Of all the performance metrics runners can track these days, heart rate max may seem a little hum-drum, but that's definitely not the case. Knowing that one number can help you train smarter, make your workouts more effective and help guide you through your best performance on race day. But to do that, you can't just rely on "220-Age" or some other one-size-fits-all formula. You'll need a realistic estimate of your unique maximum heart rate, so here's a field test to help you find it.
What You'll Need
First, make sure you're fit enough to exercise at or near maximal effort for a sustained period of time. If you have any type of medical condition or are working through an injury, you'll have to get clearance from a doctor before undertaking the field test. Make sure you let them know your effort level will be very high.
As far as gear goes, you'll need a heart rate monitor. Although wrist-based technology has come a long way, it's not quite as accurate as chest straps yet. So, if all you have is wrist-based HR, you might want to repeat the field test one or two times over the course of two weeks to be sure the results are accurate.
The other thing you'll need is a way to track your pace. A GPS watch is ideal since it can display your pace in real-time, but it's also possible to do the test with a simple stop watch on a track.
The Field Test
Once you have your gear together, head out to a relatively flat route and follow this protocol:
- Warm up easy for 10 minutes.
- Run one mile at tempo pace or approximately your 10K race pace. If you've never done a 10K, the effort should feel "comfortably hard."
- Once your tempo mile is done, increase your pace by 20 seconds per mile every minute until you can no longer increase your pace. If you're running on a 400-meter track with a stop watch, you should reduce the time it takes you to complete each half lap by 2 seconds until you can no longer increase your pace.
- Just before you start to slow down, look at the number on your HR monitor. This will give you a good estimate of your unique maximum heart rate.
Using HR Max to Train Better
Once you have your number, you can use it to plan your training runs. Although the exact training protocol will differ greatly depending on your level of fitness and the distance of your goal race, here are a few universal guidelines:
1. Follow the 80 Under 70 Rule. Even if you're only training for a 5K, you'll want to run about 80 percent of your weekly miles at an easy pace that never goes above 70 percent of your heart rate max. The ideal range is between 65 and 70 percent of maximum, so take the number from your field test and multiply it by 0.65 and 0.70, and that will give you your easy-run range. For example, if your HR Max is 185, that means for most of your training runs your heart rate should stay between 120 and 130 BPM. This may seem "too slow," but elite runners and their coaches know it's the best way to build fitness without getting injured. Be like the elites and slow down!
2. Run Harder on Hard Days. Just as most runners run too fast on easy runs, they also run too slow on their hard runs. While tempo runs are often described as a "comfortably hard" effort, many runners tend to focus on the "comfortably" part rather than the "hard" part. To really get the physiological benefits of speed work, you need to push yourself a fair bit outside of your comfort zone.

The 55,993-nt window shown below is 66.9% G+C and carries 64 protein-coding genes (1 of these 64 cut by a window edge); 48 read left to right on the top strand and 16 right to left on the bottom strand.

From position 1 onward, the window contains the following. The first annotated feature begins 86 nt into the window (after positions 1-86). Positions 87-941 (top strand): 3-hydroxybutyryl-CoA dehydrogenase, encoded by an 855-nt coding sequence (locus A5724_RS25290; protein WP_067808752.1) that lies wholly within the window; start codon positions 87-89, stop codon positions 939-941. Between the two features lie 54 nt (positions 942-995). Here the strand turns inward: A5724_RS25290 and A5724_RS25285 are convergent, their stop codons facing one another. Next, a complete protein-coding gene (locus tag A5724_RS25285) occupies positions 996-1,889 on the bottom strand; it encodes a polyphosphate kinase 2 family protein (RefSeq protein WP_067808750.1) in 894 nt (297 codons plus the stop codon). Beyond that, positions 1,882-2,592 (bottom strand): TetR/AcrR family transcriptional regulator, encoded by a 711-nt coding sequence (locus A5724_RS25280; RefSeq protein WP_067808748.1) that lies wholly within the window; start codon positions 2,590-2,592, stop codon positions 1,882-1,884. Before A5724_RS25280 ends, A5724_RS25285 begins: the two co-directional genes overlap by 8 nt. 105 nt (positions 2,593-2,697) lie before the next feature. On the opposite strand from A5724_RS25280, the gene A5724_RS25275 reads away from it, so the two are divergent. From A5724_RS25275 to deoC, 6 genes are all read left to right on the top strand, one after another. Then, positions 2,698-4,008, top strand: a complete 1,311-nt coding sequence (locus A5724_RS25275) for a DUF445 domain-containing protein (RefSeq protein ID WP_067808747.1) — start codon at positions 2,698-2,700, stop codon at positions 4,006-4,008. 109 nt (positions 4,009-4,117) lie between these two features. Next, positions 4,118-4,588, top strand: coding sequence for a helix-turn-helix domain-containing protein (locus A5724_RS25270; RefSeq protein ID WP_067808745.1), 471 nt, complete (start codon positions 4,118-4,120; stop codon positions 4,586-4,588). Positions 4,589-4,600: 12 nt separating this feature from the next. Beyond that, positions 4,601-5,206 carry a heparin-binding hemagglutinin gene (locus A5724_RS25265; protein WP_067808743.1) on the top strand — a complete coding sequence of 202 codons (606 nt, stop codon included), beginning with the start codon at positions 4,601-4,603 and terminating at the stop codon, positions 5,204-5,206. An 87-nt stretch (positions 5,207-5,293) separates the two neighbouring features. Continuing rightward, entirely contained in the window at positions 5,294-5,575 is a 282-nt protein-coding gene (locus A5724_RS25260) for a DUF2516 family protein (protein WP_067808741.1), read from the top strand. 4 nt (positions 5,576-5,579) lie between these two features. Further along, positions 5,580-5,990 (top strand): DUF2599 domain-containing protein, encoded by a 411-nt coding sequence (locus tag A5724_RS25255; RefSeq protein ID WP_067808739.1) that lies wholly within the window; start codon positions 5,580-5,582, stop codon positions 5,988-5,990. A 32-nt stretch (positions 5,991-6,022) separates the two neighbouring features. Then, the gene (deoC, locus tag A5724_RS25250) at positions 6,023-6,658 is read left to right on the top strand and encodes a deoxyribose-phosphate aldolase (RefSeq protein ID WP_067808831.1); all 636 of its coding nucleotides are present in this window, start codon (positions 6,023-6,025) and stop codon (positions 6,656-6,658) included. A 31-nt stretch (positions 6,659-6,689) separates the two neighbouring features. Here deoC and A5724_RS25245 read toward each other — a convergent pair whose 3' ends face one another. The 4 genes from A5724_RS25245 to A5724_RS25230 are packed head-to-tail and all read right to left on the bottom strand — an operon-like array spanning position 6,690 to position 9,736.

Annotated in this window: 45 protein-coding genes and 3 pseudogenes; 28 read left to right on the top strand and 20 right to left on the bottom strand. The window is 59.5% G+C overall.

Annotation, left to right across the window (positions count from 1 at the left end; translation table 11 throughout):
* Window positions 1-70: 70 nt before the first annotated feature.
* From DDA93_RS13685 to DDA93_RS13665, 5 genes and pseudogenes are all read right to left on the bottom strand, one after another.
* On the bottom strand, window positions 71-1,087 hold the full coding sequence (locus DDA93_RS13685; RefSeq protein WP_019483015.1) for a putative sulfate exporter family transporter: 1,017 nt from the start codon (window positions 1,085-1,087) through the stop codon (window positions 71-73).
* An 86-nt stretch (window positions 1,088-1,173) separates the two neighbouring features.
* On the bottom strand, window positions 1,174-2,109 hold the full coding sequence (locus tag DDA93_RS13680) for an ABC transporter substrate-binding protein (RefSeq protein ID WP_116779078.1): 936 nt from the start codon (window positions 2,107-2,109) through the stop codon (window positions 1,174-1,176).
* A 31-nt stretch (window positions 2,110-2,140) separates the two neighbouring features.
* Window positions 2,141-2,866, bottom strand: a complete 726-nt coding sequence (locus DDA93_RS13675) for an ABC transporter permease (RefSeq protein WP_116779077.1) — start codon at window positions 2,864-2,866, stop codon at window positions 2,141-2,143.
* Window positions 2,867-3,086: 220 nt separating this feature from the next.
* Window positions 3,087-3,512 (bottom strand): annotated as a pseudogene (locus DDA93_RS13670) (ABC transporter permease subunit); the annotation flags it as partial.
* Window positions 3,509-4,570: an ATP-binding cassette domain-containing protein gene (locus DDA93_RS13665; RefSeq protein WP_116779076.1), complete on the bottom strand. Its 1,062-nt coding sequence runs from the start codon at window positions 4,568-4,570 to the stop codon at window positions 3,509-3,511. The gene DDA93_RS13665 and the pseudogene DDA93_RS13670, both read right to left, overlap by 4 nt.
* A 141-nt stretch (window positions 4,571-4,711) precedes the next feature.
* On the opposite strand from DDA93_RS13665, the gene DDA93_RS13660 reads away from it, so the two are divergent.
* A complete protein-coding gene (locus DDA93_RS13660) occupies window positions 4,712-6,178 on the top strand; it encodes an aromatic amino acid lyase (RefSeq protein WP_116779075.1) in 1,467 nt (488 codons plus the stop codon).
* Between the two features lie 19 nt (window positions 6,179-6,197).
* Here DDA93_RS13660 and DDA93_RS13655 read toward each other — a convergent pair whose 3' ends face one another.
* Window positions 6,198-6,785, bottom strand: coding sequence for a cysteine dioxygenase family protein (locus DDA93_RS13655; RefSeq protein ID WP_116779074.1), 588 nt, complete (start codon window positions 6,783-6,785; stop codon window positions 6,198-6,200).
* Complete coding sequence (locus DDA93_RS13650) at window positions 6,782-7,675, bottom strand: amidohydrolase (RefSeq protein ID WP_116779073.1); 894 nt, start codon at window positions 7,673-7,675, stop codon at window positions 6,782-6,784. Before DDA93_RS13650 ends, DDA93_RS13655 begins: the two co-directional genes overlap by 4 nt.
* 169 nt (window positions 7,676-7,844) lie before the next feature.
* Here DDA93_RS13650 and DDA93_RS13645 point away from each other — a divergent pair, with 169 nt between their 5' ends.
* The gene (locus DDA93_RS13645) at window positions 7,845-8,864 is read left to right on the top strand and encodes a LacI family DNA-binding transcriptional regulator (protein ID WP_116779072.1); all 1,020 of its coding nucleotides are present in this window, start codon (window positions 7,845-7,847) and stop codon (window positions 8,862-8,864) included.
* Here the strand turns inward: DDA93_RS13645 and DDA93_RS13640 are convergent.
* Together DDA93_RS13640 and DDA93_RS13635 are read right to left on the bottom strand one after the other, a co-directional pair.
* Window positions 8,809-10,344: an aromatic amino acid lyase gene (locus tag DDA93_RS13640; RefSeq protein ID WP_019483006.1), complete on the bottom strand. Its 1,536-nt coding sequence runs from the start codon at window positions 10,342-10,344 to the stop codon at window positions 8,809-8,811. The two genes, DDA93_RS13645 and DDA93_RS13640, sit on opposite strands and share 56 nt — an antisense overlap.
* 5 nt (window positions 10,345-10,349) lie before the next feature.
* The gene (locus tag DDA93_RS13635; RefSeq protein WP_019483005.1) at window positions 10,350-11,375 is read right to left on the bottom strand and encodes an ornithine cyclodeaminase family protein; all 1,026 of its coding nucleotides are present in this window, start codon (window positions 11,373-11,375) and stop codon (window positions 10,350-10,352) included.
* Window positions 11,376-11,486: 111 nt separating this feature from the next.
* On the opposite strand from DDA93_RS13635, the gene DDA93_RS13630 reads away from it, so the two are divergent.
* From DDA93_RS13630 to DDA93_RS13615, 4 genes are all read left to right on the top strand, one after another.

Depending on the goals of your hard workout, your training heart rate zone will vary. For tempo or acidosis threshold runs, for example, you want to maintain a steady effort somewhere between 80 and 95 percent of maximum (the fitter you are, the higher your heart rate can go before acidosis outpaces your body's ability to clear it away). If your goal is to work on fast turnover and pure speed, then you should expect to see your heart rate exceed 95 percent of maximum at the end of your intervals. The same is true of hill repeats where building leg strength and anaerobic power are the goals.
3. Stop Doing Intervals Wrong. While it's important to push yourself to maximal effort levels during a speed interval or hill repeat, it is equally important that you let yourself recover fully between each one. The whole point of these workouts is to repeat a maximal or near-maximal effort, so if you aren't fully recovering between, you won't be able to push yourself as hard or do as many repeats as you otherwise would—and that's a missed training opportunity.
A good guideline for sprints and hills is to warmup easy for 10 minutes, then go very hard for 20 to 30 seconds so your heart rate reaches 90 to 95 percent max at the end, followed by a very easy recovery effort for as long as it takes to get back down to 65 percent max. Repeat for the desired number of intervals or minutes. As the workout progresses, expect your working heart rate to go higher and higher, maybe even hitting 100 percent while your recovery intervals take longer and longer. That's exactly what you want to do to maximize the physiological benefits of those workouts.
Once you've established your unique heart rate maximum, you can put it to use in every training run, which will pay off big during your next race!
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